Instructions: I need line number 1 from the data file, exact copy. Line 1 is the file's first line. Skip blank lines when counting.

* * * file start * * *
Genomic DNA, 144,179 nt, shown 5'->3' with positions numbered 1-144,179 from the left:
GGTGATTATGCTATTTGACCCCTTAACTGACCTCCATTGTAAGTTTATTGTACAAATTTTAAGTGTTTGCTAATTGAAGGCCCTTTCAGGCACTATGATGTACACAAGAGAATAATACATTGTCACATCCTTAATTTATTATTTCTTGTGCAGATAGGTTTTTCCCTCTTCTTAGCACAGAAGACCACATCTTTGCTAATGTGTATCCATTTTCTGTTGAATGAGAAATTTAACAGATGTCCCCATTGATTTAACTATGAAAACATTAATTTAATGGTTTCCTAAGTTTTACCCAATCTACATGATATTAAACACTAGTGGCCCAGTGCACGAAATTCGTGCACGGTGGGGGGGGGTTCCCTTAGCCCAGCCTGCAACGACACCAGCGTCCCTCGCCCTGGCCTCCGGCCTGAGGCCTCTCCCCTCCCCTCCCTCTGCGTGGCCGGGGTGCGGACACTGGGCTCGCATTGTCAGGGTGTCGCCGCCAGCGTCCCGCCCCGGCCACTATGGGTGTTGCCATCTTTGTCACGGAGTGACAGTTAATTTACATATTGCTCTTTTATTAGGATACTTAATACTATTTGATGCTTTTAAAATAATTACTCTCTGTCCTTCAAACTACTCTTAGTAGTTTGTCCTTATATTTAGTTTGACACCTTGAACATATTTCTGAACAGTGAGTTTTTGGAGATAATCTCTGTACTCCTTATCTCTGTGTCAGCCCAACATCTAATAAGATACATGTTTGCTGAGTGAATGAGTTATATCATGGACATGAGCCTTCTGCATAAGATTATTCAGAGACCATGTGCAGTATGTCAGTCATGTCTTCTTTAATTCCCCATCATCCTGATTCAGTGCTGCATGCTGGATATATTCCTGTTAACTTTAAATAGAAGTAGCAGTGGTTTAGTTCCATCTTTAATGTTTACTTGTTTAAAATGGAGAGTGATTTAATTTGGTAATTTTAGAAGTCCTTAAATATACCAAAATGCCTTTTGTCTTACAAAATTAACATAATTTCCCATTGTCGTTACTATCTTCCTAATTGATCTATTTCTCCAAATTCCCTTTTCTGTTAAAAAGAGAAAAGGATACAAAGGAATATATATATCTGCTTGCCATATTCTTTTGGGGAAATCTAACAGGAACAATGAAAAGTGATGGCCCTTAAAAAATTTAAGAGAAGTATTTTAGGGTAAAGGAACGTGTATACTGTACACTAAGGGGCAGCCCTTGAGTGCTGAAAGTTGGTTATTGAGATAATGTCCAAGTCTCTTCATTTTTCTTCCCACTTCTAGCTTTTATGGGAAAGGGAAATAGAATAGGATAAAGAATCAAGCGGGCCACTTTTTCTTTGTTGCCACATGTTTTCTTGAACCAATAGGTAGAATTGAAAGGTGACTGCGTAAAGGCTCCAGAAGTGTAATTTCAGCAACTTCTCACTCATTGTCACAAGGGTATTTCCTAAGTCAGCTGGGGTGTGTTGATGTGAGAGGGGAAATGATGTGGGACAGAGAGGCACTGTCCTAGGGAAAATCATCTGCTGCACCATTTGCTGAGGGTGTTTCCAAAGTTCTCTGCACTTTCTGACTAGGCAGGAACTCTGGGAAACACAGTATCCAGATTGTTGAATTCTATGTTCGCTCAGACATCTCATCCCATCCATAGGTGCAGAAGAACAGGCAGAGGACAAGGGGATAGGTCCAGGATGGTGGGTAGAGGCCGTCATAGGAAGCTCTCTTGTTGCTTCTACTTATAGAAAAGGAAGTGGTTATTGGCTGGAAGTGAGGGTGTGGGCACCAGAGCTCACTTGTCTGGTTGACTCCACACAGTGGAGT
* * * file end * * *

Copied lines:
Genomic DNA, 144,179 nt, shown 5'->3' with positions numbered 1-144,179 from the left: